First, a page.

Finally I Can Talk About….
by Bob Verini
As an LADCC member, I see many more shows during the year than I could possibly review in Variety. In 2011 I caught 120 attractions in the LA area alone, not counting productions in San Diego, San Francisco, NY, Chicago and London. I don’t want any more of 2012 to go by without my giving a shout-out to some of the artists and attractions I wasn’t able to salute in print last year – though happily I was able to give many of them some love during the LADCC awards process.
LA is always chockful of revivals, and not just because of the ephemeral nature of theater that requires revisiting works whether originally well done or not. An adventurous company can take a property you hoped you’d never have to see again, and breathe the kiss of life into it. Who ever thought a director could dust away the familiar moralizing of “The Crucible” and make it sing with dramatic power? Sean Branney and his team at Theatre Banshee did just that. Reprise’s “Cabaret,” for the first time in my memory, demonstrated less than 20/20 hindsight that the Nazis were sure to take power and start massacring its Jews. In other words, Marcia Milgrim Dodge’s take on the piece was immediate and real. I would love to see both productions again.
“Falsettos” was unevenly cast but Richard Israel’s staging and Gregory Nabours’ musical direction were pretty much unimprovable, and a refreshing lack of camp was a highlight of Musical Theater Guild’s “One Touch of Venus” in Glendale. The Blank managed to find the human core beyond the ideology of “The Cradle Will Rock,” though I wish someone would revisit this material and stage it as originally intended, not with the bare-bones-and-piano the circumstances of its premiere required it to fall back on.
And “I Never Sang for My Father” is a play I’ve loved ever since my first encounter with it, the matinee of the day following Dr. King’s assassination in 1968, when everyone held their breath in grief and this work, which is partly about the relationship of the dead to the living, seemed strangely apropos. Under the aegis of the New American Theatre, Anne Gee Byrd, John Sloan, Dee Ann Newkirk and the brilliant Philip Baker Hall made for a seamless family unit as well as theatrical ensemble, and Cameron Watson’s production was one of those about which you just had to shake your head and say, “You shoulda been there.”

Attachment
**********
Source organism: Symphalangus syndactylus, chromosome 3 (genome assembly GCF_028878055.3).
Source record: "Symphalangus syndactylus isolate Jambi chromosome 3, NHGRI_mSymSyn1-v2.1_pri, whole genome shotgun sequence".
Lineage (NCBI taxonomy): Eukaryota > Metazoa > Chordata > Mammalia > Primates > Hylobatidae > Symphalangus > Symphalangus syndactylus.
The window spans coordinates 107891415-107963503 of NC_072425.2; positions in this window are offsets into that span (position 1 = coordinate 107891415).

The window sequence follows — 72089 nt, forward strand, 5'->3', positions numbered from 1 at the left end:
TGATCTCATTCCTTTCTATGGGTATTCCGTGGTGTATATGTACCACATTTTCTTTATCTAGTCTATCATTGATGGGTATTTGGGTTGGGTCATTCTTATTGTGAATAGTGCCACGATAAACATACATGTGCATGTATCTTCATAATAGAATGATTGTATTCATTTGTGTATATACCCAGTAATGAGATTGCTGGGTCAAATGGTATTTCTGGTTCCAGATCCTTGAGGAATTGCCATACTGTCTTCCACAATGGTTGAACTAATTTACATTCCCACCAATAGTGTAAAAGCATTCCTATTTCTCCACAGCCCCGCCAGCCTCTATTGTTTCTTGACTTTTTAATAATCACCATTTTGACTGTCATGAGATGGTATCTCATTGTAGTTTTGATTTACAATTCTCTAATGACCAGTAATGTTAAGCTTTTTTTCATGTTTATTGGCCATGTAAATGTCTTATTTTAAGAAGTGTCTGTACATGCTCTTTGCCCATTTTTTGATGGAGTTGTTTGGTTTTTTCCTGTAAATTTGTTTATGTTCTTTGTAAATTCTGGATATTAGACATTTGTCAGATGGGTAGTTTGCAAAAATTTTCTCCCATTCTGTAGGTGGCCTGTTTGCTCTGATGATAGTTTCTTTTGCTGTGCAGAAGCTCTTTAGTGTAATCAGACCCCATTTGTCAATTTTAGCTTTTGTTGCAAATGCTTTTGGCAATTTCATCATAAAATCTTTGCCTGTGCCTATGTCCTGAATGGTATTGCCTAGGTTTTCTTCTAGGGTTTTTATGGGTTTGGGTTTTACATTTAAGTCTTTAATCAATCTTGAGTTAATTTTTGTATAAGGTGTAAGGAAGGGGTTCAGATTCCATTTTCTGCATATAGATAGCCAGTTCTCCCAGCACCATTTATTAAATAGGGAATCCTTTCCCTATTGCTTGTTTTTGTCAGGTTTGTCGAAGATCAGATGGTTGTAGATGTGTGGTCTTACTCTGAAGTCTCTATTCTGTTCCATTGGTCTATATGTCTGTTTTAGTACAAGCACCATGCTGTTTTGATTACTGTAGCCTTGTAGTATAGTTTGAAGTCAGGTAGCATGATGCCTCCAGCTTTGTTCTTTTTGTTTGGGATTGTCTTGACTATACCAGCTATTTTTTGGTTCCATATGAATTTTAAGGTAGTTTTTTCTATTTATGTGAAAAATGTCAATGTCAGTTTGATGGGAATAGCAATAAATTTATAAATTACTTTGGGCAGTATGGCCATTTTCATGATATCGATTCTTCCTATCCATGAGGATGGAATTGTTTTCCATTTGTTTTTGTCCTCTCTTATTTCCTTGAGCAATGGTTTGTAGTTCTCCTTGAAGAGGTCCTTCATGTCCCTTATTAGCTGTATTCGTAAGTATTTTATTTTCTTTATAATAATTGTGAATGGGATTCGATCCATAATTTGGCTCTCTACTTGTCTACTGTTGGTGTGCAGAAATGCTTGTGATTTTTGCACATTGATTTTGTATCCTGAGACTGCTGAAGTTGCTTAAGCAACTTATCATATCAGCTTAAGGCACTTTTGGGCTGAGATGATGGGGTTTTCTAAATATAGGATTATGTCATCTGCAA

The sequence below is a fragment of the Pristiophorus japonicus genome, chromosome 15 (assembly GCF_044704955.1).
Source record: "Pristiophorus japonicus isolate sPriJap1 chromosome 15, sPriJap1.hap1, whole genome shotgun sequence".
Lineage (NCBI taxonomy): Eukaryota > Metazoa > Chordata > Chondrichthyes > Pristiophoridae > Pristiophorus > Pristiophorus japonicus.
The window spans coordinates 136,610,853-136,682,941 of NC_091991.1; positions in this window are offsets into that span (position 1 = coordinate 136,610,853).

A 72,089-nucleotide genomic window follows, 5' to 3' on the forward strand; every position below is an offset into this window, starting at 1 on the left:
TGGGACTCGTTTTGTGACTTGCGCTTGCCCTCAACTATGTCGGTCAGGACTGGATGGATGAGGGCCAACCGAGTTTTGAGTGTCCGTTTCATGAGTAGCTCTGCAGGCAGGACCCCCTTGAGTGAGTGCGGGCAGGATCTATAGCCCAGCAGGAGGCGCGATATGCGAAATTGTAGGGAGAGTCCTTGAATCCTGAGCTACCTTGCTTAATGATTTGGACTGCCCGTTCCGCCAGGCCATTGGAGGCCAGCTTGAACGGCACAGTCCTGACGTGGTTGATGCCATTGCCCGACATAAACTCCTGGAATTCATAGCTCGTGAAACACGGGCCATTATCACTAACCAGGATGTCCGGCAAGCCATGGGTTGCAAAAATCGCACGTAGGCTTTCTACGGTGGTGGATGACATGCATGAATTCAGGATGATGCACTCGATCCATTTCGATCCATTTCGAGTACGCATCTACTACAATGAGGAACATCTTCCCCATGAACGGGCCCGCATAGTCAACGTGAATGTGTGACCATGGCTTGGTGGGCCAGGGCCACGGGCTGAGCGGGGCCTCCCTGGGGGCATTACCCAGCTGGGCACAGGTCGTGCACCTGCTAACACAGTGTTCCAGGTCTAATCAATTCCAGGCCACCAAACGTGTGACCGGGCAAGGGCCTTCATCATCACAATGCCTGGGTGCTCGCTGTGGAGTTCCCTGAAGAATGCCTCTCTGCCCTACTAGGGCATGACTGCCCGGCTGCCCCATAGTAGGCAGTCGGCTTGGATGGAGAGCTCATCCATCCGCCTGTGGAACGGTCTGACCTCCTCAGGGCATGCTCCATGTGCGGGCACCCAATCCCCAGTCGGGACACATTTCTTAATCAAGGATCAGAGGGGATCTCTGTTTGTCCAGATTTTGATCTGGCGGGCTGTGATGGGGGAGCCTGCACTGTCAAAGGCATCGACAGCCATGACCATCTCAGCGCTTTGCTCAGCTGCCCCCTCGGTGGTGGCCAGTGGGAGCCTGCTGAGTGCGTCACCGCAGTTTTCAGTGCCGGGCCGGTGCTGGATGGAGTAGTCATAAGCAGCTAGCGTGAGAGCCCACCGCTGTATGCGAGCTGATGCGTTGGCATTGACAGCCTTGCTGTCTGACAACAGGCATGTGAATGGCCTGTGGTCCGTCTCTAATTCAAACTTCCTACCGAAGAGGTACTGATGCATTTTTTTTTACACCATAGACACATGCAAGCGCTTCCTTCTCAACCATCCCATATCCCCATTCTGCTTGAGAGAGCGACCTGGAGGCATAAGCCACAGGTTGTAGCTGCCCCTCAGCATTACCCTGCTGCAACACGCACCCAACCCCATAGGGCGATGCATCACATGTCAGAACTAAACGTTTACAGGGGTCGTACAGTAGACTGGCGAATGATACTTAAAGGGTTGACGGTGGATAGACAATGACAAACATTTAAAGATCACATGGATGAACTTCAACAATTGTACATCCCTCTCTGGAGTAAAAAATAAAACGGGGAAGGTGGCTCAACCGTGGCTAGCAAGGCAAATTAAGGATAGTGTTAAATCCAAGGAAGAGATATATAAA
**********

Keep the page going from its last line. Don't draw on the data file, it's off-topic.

One of my favorite imports was a revival, as well. I will travel anywhere and everywhere to see a Martin McDonagh, and “The Cripple of Inishmaan” at the Kirk Douglas is one of the reasons – what a daaarlin’ evening, warm and fuzzy yet scabrously bleak.
Most of the notable new plays I saw I was fortunate to have a chance to write about, but I didn’t get to review “Margo Veil” (Odyssey) or “Loving Repeating” (ICT) and I’m not sure I know what I would’ve known what to say about them had I had the forum. Certainly I remember very little about the story of either, though there are dozens of images that come back as I think about both evenings. Anyway, I admired the work of the helmers, casts and designers no end. When you left “Margo” or “Loving” you knew you’d seen something and were never bored. The same was true of Rogue Machine’s “Blackbird,” with Sam Anderson so terrifying yet so human.
During last year’s Fringe I had to be away on business so I could not partake as liberally as I would’ve liked. But I still haven’t forgotten Damaso Rodriguez’s production of William Nedved’s “Fact & Fiction,” incisively performed by Nedved and Adam Silver (who also impressed in “Nerve” a few months later). Great twists, artfully delivered.
Some productions, which might not have been the finest in every respect, offered fine showcases. Casey Kramer’s randy Ma in “Dolly West’s Kitchen” (Theatre Banshee) took the cliché of the raunchy Irish old lady to a new, sensitive plateau, and I was much impressed with Brett Mack in the exceedingly difficult role of the closeted brother. Kelly Schulmann’s philosophical yet spunky best friend in “What’s Wrong With Angry?” moved me greatly with its freshness and vivacity; I had previously admired her at the Celebration in 2007’s “Beautiful Thing” and I hope I don’t have to go four more years before enjoying her again. John Fleck dazzled me from beginning to end in his encounter with “Mad Women” (Katselas) – bravura solo work, simply wonderful. Reprise’s “Kiss Me, Kate” struck me as about 45 minutes too long, but if Lesli Margherita had been onstage for all of those 45 minutes I don’t think I would’ve minded one bit. What a trouper she is, how skillful at finding new life in lines, business and lyrics that have been around for two generations.
Above all, 2011 stands out for Tom Dugan’s arresting turn (no pun intended) in “Nazi Hunter – Simon Wiesenthal,” which I had no intention of taking in until my colleague Dany Margolies – one of the tougher to please pundits of my acquaintance – let me know in no uncertain terms how special it was. That Sunday afternoon taught me things about a historical figure and event I thought I was already completely familiar with, and touched me in a way I hadn’t thought possible. To this day I get a little chill up the spine when I recall the final heartbreaking gesture as Dugan retired from the stage.
Now that’s what Theater, with a capital T, can do at its best.